Data has demonstrated that spinous process fractures can occur with coflex® implantation. Potential predictors for spinous process fractures include:
If a spinous process fracture occurs during the surgical procedure, the surgeon should assess if sufficient bone stock exists for Coflex® implantation."
Continued FDA approval of the coflex® is contingent on annual reports of 2 post-approval studies to provide longer-term device performance and device performance under general conditions of use. One study will provide 5-year follow-up of the cohort in the pivotal investigational device exemption trial. The second will be a multi-center trial with 230 patients with follow-up at 5 years that compares decompression alone versus decompression plus coflex®.
The Wallis® System (originally from Abbott Spine; currently from Zimmer Spine) was introduced in Europe in 1986. The first generation Wallis implant was a titanium block; the second generation device is a plastic-like polymer that is inserted between adjacent processes and held in place with a flat cord wrapped around the upper and lower spinous processes. The Wallis System is currently being tested in an FDA-regulated clinical trial. Also in a FDA-regulated clinical trial is the DIAM™ Spinal Stabilization System (Medtronic Sofamor Danek), which is a soft interspinous spacer with a silicone core. The DIAM system requires removal of the interspinous ligament and is secured with laces around the upper and lower spinous processes. Other clinical trials underway at U.S. centers are studying the In-Space (Synthes) and FLEXUS™ (Globus Medical) devices; the comparator in these trials is the X-STOP device.
ExtendSure and CoRoent (both from NuVasive) were launched in Europe in 2005 and 2006. The NL-Prow™ (Non-Linear Technologies), Aperius® (Medtronic Spine), and Falena® (Mikai) devices are in trials in Europe.
POLICYInterspinous distraction devices are considered investigational as a treatment of neurogenic intermittent claudication.
Use of an interlaminar stabilization device following decompressive surgery is considered investigational.
POLICY EXCEPTIONSFederal Employee Program (FEP) may dictate that all FDA-approved devices, drugs or biologics may not be considered investigational and thus these devices may be assessed only on the basis of their medical necessity.
The coverage guidelines outlined in the Medical Policy Manual should not be used in lieu of the Member's specific benefit plan language.
Investigative is defined as the use of any treatment procedure, facility, equipment, drug, device, or supply not yet recognized as a generally accepted standard of good medical practice for the treatment of the condition being treated and; therefore, is not considered medically necessary. For the definition of Investigative, “generally accepted standards of medical practice” means standards that are based on credible scientific evidence published in peer-reviewed medical literature generally recognized by the relevant medical community, and physician specialty society recommendations, and the views of medical practitioners practicing in relevant clinical areas and any other relevant factors. In order for equipment, devices, drugs or supplies [i.e, technologies], to be considered not investigative, the technology must have final approval from the appropriate governmental bodies, and scientific evidence must permit conclusions concerning the effect of the technology on health outcomes, and the technology must improve the net health outcome, and the technology must be as beneficial as any established alternative and the improvement must be attainable outside the testing/investigational setting.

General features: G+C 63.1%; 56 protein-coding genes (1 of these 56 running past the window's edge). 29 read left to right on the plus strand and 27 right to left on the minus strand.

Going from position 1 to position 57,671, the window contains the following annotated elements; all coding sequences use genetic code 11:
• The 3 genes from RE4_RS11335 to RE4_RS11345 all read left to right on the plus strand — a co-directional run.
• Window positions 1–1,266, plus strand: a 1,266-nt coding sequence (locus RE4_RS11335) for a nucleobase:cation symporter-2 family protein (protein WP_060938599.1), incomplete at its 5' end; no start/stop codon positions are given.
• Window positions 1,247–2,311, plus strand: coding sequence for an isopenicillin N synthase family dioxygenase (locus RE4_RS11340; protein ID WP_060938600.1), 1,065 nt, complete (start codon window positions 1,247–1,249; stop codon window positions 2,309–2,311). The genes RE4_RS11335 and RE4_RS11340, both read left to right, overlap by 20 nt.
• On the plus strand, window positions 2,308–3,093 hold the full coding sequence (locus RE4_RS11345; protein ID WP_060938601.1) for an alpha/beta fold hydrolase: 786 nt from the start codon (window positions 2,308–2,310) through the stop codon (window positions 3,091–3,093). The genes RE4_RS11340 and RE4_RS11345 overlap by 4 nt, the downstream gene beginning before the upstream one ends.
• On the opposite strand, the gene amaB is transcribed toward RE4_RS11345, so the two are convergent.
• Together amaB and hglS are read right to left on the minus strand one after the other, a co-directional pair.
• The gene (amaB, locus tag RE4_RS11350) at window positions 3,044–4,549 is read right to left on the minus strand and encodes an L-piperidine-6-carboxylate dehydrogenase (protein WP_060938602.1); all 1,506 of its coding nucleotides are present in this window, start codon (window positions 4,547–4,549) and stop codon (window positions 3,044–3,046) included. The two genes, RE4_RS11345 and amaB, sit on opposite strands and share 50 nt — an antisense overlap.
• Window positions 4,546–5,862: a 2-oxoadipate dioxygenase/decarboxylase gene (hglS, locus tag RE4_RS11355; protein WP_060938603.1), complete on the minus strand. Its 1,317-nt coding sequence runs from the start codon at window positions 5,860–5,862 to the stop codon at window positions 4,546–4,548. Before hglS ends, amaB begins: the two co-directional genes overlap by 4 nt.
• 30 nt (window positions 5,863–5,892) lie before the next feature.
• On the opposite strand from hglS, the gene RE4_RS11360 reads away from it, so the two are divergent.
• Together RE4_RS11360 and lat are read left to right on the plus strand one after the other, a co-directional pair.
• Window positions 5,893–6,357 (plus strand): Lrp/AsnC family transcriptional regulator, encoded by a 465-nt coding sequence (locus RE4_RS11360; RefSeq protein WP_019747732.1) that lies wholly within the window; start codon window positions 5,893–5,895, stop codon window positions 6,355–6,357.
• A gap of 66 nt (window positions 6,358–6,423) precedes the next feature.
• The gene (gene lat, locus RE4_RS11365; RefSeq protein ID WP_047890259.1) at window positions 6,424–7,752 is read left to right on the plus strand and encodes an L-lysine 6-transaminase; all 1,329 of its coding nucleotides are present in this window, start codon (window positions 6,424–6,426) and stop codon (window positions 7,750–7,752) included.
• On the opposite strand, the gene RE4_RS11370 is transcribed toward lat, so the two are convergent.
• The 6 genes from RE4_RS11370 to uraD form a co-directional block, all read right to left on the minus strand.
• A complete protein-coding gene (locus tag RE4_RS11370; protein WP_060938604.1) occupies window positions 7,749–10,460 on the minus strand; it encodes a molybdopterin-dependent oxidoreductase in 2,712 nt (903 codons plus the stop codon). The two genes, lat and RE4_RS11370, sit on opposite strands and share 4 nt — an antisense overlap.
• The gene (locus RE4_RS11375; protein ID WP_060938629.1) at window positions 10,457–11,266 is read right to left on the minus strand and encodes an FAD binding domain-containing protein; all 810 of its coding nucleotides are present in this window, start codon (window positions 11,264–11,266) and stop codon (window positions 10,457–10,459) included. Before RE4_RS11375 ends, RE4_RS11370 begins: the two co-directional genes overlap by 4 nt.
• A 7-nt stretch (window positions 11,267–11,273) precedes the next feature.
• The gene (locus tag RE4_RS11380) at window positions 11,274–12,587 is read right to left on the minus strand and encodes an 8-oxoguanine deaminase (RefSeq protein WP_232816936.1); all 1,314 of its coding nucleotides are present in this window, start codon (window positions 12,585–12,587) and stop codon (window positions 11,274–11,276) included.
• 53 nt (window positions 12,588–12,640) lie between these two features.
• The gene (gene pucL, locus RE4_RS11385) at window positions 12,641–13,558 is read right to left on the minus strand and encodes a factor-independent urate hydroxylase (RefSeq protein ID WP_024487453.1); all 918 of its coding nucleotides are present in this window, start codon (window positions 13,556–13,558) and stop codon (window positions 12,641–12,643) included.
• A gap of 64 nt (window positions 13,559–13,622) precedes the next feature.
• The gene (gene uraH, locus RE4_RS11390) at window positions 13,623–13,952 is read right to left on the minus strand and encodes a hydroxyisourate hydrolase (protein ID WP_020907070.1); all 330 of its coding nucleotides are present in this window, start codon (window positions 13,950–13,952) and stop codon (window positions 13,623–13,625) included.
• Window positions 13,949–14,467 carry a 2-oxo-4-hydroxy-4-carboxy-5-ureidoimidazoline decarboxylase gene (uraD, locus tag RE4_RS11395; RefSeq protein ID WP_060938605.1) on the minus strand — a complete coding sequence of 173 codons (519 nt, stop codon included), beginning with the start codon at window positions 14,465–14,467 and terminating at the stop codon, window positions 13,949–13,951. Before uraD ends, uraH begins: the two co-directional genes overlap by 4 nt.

POLICY HISTORY10/26/2006: Policy added
12/28/2006: Code Reference section updated per the 2007 CPT/HCPCS revisions
9/18/2007: Policy reviewed, no changes
9/20/2007: Code Reference section updated. ICD-9 2007 revisions added to policy
5/14/2009: Policy reviewed. No changes.
6/26/2009: Removed unlisted CPT code 22899 from the non-covered table. All services incurred on 1/1/2008 and after should be filed using the new codes, 0171T and 0172T.
06/21/2011: Policy reviewed; no changes to policy statement. FEP verbiage added to the Policy Exceptions section.
01/18/2012: Policy reviewed; no changes.
04/02/2013: Policy reviewed; no changes.
10/15/2013: Policy title changed from "Interspinous Distraction Devices (Spacers)" to "Interspinous and Interlaminar Stabilization/Distraction Devices (Spacers)." Policy description re-written regarding devices. Added the following investigational policy statement: Use of an interlaminar stabilization device following decompressive surgery is considered investigational.
07/11/2014: Policy reviewed; description updated. Policy statements unchanged.
08/27/2015: Code Reference section updated for ICD-10.
09/15/2015: Policy description updated regarding devices. Policy statements unchanged. Investigative definition added to Policy Guidelines section.
05/31/2016: Policy number A.7.01.107 added.
08/15/2016: Policy description updated regarding devices. Policy statements unchanged.
12/30/2016: Code Reference section updated to add new 2017 CPT codes 22867, 22868, 22869, and 22870.
SOURCE(S)Blue Cross Blue Shield Association Policy # 7.01.107
CODE REFERENCEThis may not be a comprehensive list of procedure codes applicable to this policy.
CPT copyright American Medical Association. All rights reserved. CPT is a registered trademark of the American Medical Association.